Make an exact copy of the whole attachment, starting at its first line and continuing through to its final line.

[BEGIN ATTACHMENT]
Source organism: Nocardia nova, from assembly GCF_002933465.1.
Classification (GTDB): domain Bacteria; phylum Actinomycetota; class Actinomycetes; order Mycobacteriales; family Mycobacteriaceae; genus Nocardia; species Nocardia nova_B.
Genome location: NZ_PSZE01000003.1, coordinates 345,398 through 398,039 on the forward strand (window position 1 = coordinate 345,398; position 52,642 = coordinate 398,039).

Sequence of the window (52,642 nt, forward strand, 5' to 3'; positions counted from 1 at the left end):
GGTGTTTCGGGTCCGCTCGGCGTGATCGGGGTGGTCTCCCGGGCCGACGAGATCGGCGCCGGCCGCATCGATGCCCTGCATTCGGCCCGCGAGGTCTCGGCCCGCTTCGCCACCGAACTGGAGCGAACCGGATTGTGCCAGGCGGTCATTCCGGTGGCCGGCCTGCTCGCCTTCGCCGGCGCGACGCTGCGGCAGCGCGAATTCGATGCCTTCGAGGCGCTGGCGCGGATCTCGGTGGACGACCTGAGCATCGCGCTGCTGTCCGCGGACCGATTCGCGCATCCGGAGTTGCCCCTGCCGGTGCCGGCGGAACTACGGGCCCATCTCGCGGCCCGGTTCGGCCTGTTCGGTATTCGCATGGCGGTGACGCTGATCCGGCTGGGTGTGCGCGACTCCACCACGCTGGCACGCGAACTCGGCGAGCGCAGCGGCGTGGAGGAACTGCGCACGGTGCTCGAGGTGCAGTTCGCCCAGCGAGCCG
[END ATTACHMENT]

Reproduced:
Source organism: Nocardia nova, from assembly GCF_002933465.1.
Classification (GTDB): domain Bacteria; phylum Actinomycetota; class Actinomycetes; order Mycobacteriales; family Mycobacteriaceae; genus Nocardia; species Nocardia nova_B.
Genome location: NZ_PSZE01000003.1, coordinates 345,398 through 398,039 on the forward strand (window position 1 = coordinate 345,398; position 52,642 = coordinate 398,039).

Sequence of the window (52,642 nt, forward strand, 5' to 3'; positions counted from 1 at the left end):
GGTGTTTCGGGTCCGCTCGGCGTGATCGGGGTGGTCTCCCGGGCCGACGAGATCGGCGCCGGCCGCATCGATGCCCTGCATTCGGCCCGCGAGGTCTCGGCCCGCTTCGCCACCGAACTGGAGCGAACCGGATTGTGCCAGGCGGTCATTCCGGTGGCCGGCCTGCTCGCCTTCGCCGGCGCGACGCTGCGGCAGCGCGAATTCGATGCCTTCGAGGCGCTGGCGCGGATCTCGGTGGACGACCTGAGCATCGCGCTGCTGTCCGCGGACCGATTCGCGCATCCGGAGTTGCCCCTGCCGGTGCCGGCGGAACTACGGGCCCATCTCGCGGCCCGGTTCGGCCTGTTCGGTATTCGCATGGCGGTGACGCTGATCCGGCTGGGTGTGCGCGACTCCACCACGCTGGCACGCGAACTCGGCGAGCGCAGCGGCGTGGAGGAACTGCGCACGGTGCTCGAGGTGCAGTTCGCCCAGCGAGCCG